Culture

Saturday, November 15, 2014

A search for community at Man Show Spokane 2014

Posted By on Sat, Nov 15, 2014 at 8:46 AM


The mission was clear – find out what a “man” is, as defined by the commercially driven Man Show Spokane 2014.

The stakes? Well, pretty non-existent really, other than a personal interest as a new transplant to Spokane, and self-described “man.” Although, my definition of the word might be a wee bit different than the marketing demographics’ version at play at Man Show Spokane. I may not hunt, nor sail, nor ride motorcycles nor buy calendars of tool company pin-ups. Even so – I am a man, dammit! 

The definition fluctuates, of course. “Man” has all manner of permutations. In my home state of Utah, a big part of it for some is going to church and siring many, many children. I’m not qualified for either of those roles. And yet, I’m crazy hairy and deep-voiced. But I digress.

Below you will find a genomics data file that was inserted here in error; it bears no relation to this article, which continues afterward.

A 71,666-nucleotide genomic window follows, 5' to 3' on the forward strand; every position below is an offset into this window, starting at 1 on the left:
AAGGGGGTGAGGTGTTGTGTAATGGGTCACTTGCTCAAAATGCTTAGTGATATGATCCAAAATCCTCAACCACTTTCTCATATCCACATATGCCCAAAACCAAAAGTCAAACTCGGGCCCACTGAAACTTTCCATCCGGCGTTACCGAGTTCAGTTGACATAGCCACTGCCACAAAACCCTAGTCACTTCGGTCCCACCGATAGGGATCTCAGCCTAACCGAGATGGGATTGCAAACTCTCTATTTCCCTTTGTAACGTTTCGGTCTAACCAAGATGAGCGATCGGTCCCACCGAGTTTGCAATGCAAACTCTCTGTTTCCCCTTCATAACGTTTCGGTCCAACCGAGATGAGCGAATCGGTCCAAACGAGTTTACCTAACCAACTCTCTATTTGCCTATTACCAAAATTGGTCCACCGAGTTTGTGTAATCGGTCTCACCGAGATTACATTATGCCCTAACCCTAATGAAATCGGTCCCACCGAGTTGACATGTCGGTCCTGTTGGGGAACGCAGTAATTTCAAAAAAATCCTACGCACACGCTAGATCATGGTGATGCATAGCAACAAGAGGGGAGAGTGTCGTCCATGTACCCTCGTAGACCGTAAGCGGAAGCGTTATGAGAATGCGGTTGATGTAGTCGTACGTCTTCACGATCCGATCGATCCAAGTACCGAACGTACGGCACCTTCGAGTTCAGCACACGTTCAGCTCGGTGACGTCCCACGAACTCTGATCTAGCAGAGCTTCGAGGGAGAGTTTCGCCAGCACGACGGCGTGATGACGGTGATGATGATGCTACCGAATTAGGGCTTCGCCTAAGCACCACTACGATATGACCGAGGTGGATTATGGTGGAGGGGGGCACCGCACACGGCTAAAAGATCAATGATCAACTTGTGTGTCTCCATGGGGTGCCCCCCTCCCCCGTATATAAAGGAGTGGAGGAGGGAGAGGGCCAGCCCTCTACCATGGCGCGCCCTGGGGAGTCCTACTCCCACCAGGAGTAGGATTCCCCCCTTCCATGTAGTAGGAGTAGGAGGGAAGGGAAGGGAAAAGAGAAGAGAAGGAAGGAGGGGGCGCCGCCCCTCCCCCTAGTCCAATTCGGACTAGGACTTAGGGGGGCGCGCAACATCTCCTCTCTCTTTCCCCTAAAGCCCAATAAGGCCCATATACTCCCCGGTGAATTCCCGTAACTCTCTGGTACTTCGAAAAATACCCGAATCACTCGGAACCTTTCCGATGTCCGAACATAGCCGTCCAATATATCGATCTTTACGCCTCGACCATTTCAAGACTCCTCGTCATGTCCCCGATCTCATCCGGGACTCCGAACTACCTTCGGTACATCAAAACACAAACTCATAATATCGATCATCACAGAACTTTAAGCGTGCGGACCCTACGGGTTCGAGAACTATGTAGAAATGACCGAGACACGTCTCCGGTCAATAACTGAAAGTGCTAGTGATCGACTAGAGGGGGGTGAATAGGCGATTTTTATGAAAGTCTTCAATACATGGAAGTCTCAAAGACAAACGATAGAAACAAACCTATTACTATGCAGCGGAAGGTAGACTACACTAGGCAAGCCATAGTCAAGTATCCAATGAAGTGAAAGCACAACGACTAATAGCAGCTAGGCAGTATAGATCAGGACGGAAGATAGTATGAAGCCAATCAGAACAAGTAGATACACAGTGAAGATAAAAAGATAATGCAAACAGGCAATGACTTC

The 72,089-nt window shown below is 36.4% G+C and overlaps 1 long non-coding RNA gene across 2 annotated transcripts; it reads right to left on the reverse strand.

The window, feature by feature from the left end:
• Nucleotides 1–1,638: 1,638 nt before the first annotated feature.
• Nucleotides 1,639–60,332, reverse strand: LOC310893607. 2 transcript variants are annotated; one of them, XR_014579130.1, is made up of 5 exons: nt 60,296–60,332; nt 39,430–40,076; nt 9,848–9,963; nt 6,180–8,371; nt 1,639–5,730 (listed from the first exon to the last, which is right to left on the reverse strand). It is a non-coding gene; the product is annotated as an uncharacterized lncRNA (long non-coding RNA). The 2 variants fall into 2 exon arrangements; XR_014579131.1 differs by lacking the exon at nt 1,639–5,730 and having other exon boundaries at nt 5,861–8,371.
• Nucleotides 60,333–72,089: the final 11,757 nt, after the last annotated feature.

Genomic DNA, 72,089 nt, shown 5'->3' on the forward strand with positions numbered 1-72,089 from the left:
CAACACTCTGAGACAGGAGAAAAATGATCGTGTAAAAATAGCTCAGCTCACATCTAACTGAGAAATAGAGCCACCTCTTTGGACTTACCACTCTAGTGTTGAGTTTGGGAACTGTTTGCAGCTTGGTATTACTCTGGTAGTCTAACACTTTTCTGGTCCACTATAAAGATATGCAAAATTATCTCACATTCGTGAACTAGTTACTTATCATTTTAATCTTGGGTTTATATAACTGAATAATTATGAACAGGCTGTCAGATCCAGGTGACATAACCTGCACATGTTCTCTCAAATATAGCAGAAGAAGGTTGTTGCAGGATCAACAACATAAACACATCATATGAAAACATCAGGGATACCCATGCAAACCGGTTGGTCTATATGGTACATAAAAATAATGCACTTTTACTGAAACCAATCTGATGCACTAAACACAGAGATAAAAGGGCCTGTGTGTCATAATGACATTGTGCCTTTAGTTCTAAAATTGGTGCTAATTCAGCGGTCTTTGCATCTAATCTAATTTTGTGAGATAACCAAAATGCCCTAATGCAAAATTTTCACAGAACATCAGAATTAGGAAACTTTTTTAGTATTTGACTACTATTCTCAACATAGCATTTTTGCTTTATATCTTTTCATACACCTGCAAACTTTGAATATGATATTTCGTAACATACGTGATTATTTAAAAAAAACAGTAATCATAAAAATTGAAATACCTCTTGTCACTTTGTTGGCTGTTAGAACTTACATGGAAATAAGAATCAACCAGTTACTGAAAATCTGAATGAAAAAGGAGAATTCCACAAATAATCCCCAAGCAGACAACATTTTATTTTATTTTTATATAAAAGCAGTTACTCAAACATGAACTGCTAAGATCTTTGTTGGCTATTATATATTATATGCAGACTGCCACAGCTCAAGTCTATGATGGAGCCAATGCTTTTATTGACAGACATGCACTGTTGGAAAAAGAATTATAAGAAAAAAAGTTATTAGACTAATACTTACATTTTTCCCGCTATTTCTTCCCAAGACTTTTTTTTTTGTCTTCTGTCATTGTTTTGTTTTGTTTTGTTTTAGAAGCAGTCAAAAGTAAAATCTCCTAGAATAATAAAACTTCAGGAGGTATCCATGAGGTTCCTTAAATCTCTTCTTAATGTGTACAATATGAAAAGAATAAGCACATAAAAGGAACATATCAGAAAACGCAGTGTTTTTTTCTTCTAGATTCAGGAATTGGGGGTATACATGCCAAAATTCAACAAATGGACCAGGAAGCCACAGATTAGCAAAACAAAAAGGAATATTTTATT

Community celebrations and festivals are good barometers of a culture and a place. That’s according to a pop-culture class taken 23 years ago, anyway. So I headed to Man Show Spokane to learn a bit about my new community, and “manned up” for the trip. Unshaven. Wearing a heavy metal T-shirt and hoodie. Listening to the newly remaster of Zeppelin’s Houses of the Holy on the drive (yes, you should buy it – again). 
GArdenBenghazi.jpg


My Suburu looked a little meek parked next to some of the trucks in the lot, but whatever – I’m still a man, dammit! The most surprising thing I saw there was a SCRAPS animal rescue booth right next to a FrozenCritters.net spot showcasing furs, skulls and collectible gator heads, or maybe seeing a copy of The Anarchist Cookbook for sale alongside booths for Tupperware and DirecTV. Oh, and there was a booth featuring a conspiracy theorist/gardening entrepreneur’s wonder-tool dubbed the BGT (Basic Garden Tool — over there to the right).